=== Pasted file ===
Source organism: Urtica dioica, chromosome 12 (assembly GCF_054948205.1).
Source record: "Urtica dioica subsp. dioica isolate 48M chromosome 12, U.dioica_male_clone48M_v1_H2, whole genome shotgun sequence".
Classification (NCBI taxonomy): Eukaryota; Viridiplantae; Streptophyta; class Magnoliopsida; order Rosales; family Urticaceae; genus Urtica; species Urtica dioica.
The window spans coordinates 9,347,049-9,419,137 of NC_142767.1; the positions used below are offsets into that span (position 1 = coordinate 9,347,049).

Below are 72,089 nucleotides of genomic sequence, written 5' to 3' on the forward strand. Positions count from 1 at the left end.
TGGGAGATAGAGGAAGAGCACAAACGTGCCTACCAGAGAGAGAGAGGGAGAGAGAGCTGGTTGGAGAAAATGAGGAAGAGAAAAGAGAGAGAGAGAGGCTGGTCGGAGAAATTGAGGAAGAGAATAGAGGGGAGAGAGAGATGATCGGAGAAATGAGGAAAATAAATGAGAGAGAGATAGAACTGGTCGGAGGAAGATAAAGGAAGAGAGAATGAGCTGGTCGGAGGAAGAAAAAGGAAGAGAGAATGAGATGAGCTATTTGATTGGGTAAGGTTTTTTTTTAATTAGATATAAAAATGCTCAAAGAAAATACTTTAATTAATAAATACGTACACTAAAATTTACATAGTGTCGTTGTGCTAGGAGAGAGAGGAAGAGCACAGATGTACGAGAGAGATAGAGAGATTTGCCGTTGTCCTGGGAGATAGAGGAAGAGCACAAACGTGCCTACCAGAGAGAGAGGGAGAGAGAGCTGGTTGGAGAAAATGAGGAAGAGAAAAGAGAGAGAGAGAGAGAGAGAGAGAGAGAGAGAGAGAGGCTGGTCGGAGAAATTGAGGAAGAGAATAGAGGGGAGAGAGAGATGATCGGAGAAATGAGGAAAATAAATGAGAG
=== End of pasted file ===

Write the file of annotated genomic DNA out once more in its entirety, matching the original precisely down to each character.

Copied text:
Source organism: Urtica dioica, chromosome 12 (assembly GCF_054948205.1).
Source record: "Urtica dioica subsp. dioica isolate 48M chromosome 12, U.dioica_male_clone48M_v1_H2, whole genome shotgun sequence".
Classification (NCBI taxonomy): Eukaryota; Viridiplantae; Streptophyta; class Magnoliopsida; order Rosales; family Urticaceae; genus Urtica; species Urtica dioica.
The window spans coordinates 9,347,049-9,419,137 of NC_142767.1; the positions used below are offsets into that span (position 1 = coordinate 9,347,049).

Below are 72,089 nucleotides of genomic sequence, written 5' to 3' on the forward strand. Positions count from 1 at the left end.
TGGGAGATAGAGGAAGAGCACAAACGTGCCTACCAGAGAGAGAGAGGGAGAGAGAGCTGGTTGGAGAAAATGAGGAAGAGAAAAGAGAGAGAGAGAGGCTGGTCGGAGAAATTGAGGAAGAGAATAGAGGGGAGAGAGAGATGATCGGAGAAATGAGGAAAATAAATGAGAGAGAGATAGAACTGGTCGGAGGAAGATAAAGGAAGAGAGAATGAGCTGGTCGGAGGAAGAAAAAGGAAGAGAGAATGAGATGAGCTATTTGATTGGGTAAGGTTTTTTTTTAATTAGATATAAAAATGCTCAAAGAAAATACTTTAATTAATAAATACGTACACTAAAATTTACATAGTGTCGTTGTGCTAGGAGAGAGAGGAAGAGCACAGATGTACGAGAGAGATAGAGAGATTTGCCGTTGTCCTGGGAGATAGAGGAAGAGCACAAACGTGCCTACCAGAGAGAGAGGGAGAGAGAGCTGGTTGGAGAAAATGAGGAAGAGAAAAGAGAGAGAGAGAGAGAGAGAGAGAGAGAGAGAGAGAGGCTGGTCGGAGAAATTGAGGAAGAGAATAGAGGGGAGAGAGAGATGATCGGAGAAATGAGGAAAATAAATGAGAG